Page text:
One developer who may be bidding on the family student housing project is Jerry DeGrazia, the man who bought the Christopher City property at Ft. Lowell Road and Columbus Boulevard a few months ago. He thinks neighbors of the former university complex may be pleased with the idea. But he added, "We're just at the start of a process for the property and are trying to evolve a plan for it."

According to David Duffy, head of the UA's department of Campus and Facilities Planning, these two new housing projects demonstrate the university's commitment to graduate-student and family housing. Former Christopher City resident and current University of Arizona student Jake Elkins disagrees.

Elkins says that college campuses around the country have great family housing units, but not Arizona. Instead, he says, the UA evicted people from Christopher City in order to make a fast buck rather than to protect their health. As for the amounts to be paid by future occupants of the new housing projects, Elkins believes the proposed rent structure "sends the message that graduate students shouldn't come here. The University of Arizona is very student unfriendly."

IN ADDITION TO THE housing project along Euclid, the west side of campus should also see some major street changes within a few years. As part of the new residential development, the builder will be required to turn Fifth Street into a pedestrian-oriented open space where most traffic is banned. This change from asphalt to vegetation, according to Duffy, will terminate an east-west landscape belt that runs through the campus.

At the same time, long-delayed plans for changing Tyndall Avenue into a similar pedestrian-friendly street between Sixth Street and University Boulevard are slowly moving along. Campus planners say this project is the "zipper" that will unite the west side of campus, and they hope the project can be completed by the summer of 2003.

Construction will also soon begin on several projects further east along Sixth Street. These include a new 1,700-space parking garage with an adjacent 16,700-square-foot office structure to be built starting this fall at Sixth Street and Santa Rita. Work is scheduled to begin next year on a 700-bed dormitory near Sixth Street and Highland. It will be constructed in two phases, and the first part of the project should be open by August of 2003. That is also the approximate date for completion of Highland Commons, a new health services building to be located near the new dorm.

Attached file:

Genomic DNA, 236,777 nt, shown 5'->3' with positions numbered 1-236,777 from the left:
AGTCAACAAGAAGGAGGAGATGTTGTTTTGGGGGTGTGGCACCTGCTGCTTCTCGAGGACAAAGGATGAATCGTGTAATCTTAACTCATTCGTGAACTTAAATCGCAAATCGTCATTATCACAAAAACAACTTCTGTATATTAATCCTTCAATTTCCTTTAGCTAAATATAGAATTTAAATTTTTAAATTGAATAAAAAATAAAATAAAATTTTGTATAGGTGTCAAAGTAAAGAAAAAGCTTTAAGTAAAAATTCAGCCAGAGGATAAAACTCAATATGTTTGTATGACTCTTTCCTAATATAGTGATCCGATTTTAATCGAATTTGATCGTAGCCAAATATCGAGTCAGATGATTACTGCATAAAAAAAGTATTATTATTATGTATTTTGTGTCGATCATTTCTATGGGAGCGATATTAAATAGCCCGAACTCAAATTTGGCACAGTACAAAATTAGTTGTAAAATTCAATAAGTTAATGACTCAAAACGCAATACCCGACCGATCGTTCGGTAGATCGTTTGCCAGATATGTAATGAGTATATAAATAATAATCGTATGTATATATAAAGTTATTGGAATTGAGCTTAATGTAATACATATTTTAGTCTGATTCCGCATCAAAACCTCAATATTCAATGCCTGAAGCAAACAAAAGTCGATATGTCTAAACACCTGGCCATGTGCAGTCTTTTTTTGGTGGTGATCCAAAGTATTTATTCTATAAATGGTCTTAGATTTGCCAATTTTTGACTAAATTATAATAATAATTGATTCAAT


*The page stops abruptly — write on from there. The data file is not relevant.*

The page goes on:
Duffy thinks now may be the time for the community to start looking at redeveloping the remainder of Sixth Street near the campus, which was once a prospering locally-owned commercial strip. "The north side of the street," he says "will be transformed by these projects. The street itself will have more shade and become more pedestrian-friendly. Maybe it is time for the city and university to partner on a project to transform Sixth Street into Tucson's version of Mill Avenue in Tempe."

While preparations are being made for these new construction projects, the UA is also in the midst of updating its campus plan. Being prepared by the firm of Ayers/Saint/Gross, revisions are expected to be completed by the end of next year. One goal of the process is to increase density while preserving open space.

Even though the campus has added many new buildings over the past few years, its size has not changed substantially. Thus, vacant land within its boundaries is dwindling.

But at least one parcel will be available for a new use. The present site of the ill-fated Arizona International College at Speedway Boulevard and Cherry Avenue should be vacated by 2003, when the institution relocates to a Pima Community College campus on Tucson's northwest side. That move will supply a few acres on which even more campus buildings can someday rise.